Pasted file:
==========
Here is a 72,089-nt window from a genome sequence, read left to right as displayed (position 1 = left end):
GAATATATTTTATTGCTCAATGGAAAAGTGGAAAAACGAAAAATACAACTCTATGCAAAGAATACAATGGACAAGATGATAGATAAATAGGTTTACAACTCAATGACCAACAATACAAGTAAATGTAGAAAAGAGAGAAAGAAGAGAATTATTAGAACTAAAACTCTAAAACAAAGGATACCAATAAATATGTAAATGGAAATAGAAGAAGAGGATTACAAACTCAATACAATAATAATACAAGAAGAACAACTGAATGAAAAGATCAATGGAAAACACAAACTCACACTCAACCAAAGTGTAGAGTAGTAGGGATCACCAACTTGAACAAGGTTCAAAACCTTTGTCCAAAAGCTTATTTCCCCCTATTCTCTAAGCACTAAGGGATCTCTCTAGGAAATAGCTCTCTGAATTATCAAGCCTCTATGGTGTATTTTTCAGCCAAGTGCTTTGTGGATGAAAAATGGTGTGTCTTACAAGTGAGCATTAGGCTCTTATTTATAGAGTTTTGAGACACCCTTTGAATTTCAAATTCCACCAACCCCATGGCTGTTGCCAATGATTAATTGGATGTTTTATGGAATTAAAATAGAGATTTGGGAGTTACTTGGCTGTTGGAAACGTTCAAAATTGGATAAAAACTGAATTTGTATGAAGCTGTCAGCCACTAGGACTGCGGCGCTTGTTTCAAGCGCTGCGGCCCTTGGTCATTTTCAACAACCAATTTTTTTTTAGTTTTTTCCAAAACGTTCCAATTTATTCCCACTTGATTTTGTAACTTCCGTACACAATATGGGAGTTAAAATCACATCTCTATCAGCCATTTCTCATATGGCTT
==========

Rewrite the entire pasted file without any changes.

Here is a 72,089-nt window from a genome sequence, read left to right as displayed (position 1 = left end):
GAATATATTTTATTGCTCAATGGAAAAGTGGAAAAACGAAAAATACAACTCTATGCAAAGAATACAATGGACAAGATGATAGATAAATAGGTTTACAACTCAATGACCAACAATACAAGTAAATGTAGAAAAGAGAGAAAGAAGAGAATTATTAGAACTAAAACTCTAAAACAAAGGATACCAATAAATATGTAAATGGAAATAGAAGAAGAGGATTACAAACTCAATACAATAATAATACAAGAAGAACAACTGAATGAAAAGATCAATGGAAAACACAAACTCACACTCAACCAAAGTGTAGAGTAGTAGGGATCACCAACTTGAACAAGGTTCAAAACCTTTGTCCAAAAGCTTATTTCCCCCTATTCTCTAAGCACTAAGGGATCTCTCTAGGAAATAGCTCTCTGAATTATCAAGCCTCTATGGTGTATTTTTCAGCCAAGTGCTTTGTGGATGAAAAATGGTGTGTCTTACAAGTGAGCATTAGGCTCTTATTTATAGAGTTTTGAGACACCCTTTGAATTTCAAATTCCACCAACCCCATGGCTGTTGCCAATGATTAATTGGATGTTTTATGGAATTAAAATAGAGATTTGGGAGTTACTTGGCTGTTGGAAACGTTCAAAATTGGATAAAAACTGAATTTGTATGAAGCTGTCAGCCACTAGGACTGCGGCGCTTGTTTCAAGCGCTGCGGCCCTTGGTCATTTTCAACAACCAATTTTTTTTTAGTTTTTTCCAAAACGTTCCAATTTATTCCCACTTGATTTTGTAACTTCCGTACACAATATGGGAGTTAAAATCACATCTCTATCAGCCATTTCTCATATGGCTT